Prefix. To create a unique name, a distinct, compatible syllable or syllables should be selected as the prefix. Suggested prefixes should comply with the USAN Program's rules for coining names. In addition, we ask that manufacturers avoid potential conflicts with names of other monoclonal antibodies. We expect, however, that implementing the new suffixes will reduce the number of conflicts with other names and make shorter prefixes possible.
Firms seeking to name an antibody-drug conjugate should file separate applications for the antibody with no payload (Form F), the payload alone (Form B) and the antibody and payload together (Form F). If a USAN has already been obtained for one or more of these substances, a USAN application is needed only for the substance for which a new name is required. This policy took effect on January 1, 2019, when the USAN Modified submission became applicable only for salts or esters of substance that have already received a USAN. For more information about how to apply, please see our USAN application forms page.
The USAN Program is often asked which form to fill out in specific situations.
- For a small molecule and its salt or ester, please use form A.
- For all substances for which there is a DNA, RNA or amino acid sequence, please use form F. When more than one name is requested, a separate form F should be filled out for each substance. Therefore, for example, an antisense oligonucleotide and its salt, or an antibody and an antibody-drug conjugate would require two applications using form F.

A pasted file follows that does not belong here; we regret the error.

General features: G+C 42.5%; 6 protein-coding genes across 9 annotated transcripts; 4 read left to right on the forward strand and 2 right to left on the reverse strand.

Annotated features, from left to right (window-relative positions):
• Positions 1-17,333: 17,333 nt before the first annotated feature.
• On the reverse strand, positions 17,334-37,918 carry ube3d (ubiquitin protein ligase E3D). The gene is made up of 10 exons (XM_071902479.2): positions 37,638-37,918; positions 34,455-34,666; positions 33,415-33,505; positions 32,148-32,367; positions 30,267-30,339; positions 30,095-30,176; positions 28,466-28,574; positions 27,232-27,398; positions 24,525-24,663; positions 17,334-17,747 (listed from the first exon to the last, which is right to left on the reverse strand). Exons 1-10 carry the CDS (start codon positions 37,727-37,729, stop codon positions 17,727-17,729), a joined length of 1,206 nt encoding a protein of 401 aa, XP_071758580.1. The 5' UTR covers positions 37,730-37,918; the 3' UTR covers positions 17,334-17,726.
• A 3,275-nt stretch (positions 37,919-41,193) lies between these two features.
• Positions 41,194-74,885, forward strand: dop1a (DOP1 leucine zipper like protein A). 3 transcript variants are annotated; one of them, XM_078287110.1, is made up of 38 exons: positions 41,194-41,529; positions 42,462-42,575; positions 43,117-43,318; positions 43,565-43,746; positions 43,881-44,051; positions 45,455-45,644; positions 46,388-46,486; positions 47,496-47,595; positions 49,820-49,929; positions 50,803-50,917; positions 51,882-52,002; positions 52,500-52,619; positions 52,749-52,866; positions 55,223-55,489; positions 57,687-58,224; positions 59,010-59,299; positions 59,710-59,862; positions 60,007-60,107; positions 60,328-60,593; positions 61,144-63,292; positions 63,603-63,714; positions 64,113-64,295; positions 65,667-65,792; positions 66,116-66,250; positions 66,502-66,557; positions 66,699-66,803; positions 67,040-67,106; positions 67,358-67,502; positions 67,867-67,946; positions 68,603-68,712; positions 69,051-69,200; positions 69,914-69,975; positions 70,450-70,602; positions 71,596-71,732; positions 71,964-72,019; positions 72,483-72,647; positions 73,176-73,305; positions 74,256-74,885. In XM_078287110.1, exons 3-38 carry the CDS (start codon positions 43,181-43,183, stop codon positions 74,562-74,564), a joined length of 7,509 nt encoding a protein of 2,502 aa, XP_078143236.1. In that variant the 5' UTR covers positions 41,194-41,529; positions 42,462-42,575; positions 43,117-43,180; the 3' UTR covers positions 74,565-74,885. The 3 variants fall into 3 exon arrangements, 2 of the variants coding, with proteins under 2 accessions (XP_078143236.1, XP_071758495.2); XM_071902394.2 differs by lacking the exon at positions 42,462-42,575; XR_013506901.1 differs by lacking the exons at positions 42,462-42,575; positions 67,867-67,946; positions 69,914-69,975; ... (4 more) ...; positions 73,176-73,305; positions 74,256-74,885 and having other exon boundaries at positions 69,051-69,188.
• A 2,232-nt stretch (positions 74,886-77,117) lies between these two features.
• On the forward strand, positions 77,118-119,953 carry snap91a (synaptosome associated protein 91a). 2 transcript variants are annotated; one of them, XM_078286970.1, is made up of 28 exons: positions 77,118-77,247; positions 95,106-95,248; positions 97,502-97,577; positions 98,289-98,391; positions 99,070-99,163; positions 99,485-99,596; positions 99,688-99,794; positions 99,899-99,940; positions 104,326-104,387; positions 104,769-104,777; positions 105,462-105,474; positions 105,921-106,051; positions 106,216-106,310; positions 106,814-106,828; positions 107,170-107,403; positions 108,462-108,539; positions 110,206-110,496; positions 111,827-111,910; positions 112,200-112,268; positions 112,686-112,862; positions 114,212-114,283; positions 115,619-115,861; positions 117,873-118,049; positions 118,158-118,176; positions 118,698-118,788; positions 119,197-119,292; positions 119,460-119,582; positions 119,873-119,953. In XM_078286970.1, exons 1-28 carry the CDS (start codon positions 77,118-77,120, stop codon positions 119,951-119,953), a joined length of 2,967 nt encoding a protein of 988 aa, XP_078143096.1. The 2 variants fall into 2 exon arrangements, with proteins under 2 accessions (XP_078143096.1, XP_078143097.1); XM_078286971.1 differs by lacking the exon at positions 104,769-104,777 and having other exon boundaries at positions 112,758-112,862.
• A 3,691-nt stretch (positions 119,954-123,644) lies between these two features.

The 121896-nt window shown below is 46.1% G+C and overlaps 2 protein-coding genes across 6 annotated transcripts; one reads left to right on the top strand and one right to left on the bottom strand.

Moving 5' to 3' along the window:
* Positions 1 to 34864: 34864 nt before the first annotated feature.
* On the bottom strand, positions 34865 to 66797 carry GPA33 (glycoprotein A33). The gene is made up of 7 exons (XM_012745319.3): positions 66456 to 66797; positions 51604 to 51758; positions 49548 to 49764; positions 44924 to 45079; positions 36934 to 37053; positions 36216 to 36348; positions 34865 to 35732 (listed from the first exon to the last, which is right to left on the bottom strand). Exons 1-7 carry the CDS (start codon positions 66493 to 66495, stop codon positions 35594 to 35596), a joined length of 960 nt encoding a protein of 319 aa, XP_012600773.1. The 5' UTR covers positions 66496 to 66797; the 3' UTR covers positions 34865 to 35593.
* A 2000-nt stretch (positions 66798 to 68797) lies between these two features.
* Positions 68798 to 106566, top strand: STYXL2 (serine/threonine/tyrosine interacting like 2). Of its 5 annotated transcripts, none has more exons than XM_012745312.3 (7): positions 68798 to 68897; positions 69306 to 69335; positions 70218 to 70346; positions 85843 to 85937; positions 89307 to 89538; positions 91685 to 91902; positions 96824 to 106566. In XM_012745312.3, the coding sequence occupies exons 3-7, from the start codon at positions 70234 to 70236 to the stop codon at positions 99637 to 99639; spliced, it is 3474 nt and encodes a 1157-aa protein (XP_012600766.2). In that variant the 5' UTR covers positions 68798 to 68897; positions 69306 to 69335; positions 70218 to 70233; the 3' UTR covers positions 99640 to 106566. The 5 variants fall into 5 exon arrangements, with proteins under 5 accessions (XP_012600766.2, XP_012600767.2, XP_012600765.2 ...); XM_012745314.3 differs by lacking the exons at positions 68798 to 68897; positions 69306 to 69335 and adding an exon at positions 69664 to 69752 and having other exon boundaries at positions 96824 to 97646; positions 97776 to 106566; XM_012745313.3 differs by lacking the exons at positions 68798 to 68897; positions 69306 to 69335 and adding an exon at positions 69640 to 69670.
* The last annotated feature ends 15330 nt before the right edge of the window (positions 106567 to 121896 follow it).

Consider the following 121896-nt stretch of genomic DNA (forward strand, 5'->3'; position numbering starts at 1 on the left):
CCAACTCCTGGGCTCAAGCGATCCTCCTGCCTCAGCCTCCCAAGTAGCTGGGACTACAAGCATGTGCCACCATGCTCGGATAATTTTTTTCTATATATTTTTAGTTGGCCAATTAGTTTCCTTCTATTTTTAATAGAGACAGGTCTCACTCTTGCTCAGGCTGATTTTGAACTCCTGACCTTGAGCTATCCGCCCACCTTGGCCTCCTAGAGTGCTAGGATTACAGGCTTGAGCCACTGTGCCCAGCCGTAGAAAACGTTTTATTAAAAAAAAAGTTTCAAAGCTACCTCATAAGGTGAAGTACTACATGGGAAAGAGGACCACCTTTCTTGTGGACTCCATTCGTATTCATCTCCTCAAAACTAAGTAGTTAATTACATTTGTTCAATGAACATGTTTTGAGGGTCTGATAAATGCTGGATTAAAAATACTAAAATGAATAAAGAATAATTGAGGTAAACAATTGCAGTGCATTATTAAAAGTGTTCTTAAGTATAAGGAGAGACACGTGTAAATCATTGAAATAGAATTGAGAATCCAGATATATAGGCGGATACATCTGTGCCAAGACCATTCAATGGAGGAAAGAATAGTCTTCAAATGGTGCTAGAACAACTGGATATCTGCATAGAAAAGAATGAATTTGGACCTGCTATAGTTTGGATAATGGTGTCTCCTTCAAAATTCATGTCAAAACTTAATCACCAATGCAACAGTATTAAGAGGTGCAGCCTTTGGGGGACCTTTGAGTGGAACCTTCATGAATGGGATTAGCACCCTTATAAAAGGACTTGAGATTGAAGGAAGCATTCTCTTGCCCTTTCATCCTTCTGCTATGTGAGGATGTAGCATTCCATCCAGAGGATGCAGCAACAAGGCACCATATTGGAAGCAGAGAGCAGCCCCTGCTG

- Firms needing to revise the chemical, company, indication or other information associated with a substance should use form D.
- For a second name for the salt or ester of a substance that already has a USAN (or for which a USAN has been requested), form C should be used.
- For contact lens polymers, form E should be used.
Sometimes the name of a monoclonal antibody requires additional clarifying words.
If the antibody is conjugated to a payload, such as radiolabel or toxin, this conjugate is identified by using a separate, second word or other acceptable chemical designation. For antibodies conjugated to a toxin, the "-tox" stem must be included as part of the name selected for the toxin (e.g., zolimomab aritox, in which aritox identifies ricin A-chain). In other cases (e.g., brentuximab vedotin), the payload may receive a name based on a stem or a chemical name.
For radiolabeled products, the word order is:
- Name of the isotope
- Element symbol
- Isotope number
- Name of the monoclonal antibody, as follows:
- technetium Tc 99m biciromab
- indium In 111 altumomab pentetate
The “peg-“ prefix may be used for pegylated mAbs, but it should be avoided if it leads to an overly long name. Usually a 2-word name is preferable with the first word referring to the monoclonal antibody and "pegol" as the second word.
Unlike the INN Secretariat, the USAN Program does not append Greek letters (beta, gamma, etc.) to monoclonal antibodies to indicate new glycosylation patterns.
Sometimes, multiple monoclonal antibodies are combined in “cocktails.” For these substances, each monoclonal antibody receives a separate USAN/INN name.
For polyclonal mixtures of antibodies, "-pab" has been used. The -pab suffix applies to polyclonal pools of recombinant monoclonal antibodies, as opposed to polyclonal antibody preparations isolated from blood. This differentiates polyclonal antibodies from individual monoclonal antibodies named with -mab. Polyclonal antibodies are mixtures and therefore not named by INN.